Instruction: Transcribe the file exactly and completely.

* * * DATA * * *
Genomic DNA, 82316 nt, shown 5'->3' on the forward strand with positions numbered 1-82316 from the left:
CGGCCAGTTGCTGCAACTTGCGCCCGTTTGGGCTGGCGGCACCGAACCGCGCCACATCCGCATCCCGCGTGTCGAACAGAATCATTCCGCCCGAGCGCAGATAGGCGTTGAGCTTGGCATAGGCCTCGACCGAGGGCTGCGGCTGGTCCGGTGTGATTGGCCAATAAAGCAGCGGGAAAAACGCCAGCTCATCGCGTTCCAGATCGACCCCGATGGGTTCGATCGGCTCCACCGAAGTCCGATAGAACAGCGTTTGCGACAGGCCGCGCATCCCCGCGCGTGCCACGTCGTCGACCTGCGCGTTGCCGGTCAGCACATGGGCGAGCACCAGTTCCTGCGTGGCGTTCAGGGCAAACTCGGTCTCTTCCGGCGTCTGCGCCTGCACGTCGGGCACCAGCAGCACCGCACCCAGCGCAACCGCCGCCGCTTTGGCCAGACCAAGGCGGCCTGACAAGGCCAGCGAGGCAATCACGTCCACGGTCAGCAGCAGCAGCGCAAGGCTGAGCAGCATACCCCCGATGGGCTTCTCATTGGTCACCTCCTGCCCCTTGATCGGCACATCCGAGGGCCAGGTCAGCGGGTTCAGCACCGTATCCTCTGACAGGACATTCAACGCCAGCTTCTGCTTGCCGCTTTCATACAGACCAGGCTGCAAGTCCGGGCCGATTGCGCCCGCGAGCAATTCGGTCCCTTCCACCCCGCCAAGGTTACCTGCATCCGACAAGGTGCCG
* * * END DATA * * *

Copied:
Genomic DNA, 82316 nt, shown 5'->3' on the forward strand with positions numbered 1-82316 from the left:
CGGCCAGTTGCTGCAACTTGCGCCCGTTTGGGCTGGCGGCACCGAACCGCGCCACATCCGCATCCCGCGTGTCGAACAGAATCATTCCGCCCGAGCGCAGATAGGCGTTGAGCTTGGCATAGGCCTCGACCGAGGGCTGCGGCTGGTCCGGTGTGATTGGCCAATAAAGCAGCGGGAAAAACGCCAGCTCATCGCGTTCCAGATCGACCCCGATGGGTTCGATCGGCTCCACCGAAGTCCGATAGAACAGCGTTTGCGACAGGCCGCGCATCCCCGCGCGTGCCACGTCGTCGACCTGCGCGTTGCCGGTCAGCACATGGGCGAGCACCAGTTCCTGCGTGGCGTTCAGGGCAAACTCGGTCTCTTCCGGCGTCTGCGCCTGCACGTCGGGCACCAGCAGCACCGCACCCAGCGCAACCGCCGCCGCTTTGGCCAGACCAAGGCGGCCTGACAAGGCCAGCGAGGCAATCACGTCCACGGTCAGCAGCAGCAGCGCAAGGCTGAGCAGCATACCCCCGATGGGCTTCTCATTGGTCACCTCCTGCCCCTTGATCGGCACATCCGAGGGCCAGGTCAGCGGGTTCAGCACCGTATCCTCTGACAGGACATTCAACGCCAGCTTCTGCTTGCCGCTTTCATACAGACCAGGCTGCAAGTCCGGGCCGATTGCGCCCGCGAGCAATTCGGTCCCTTCCACCCCGCCAAGGTTACCTGCATCCGACAAGGTGCCG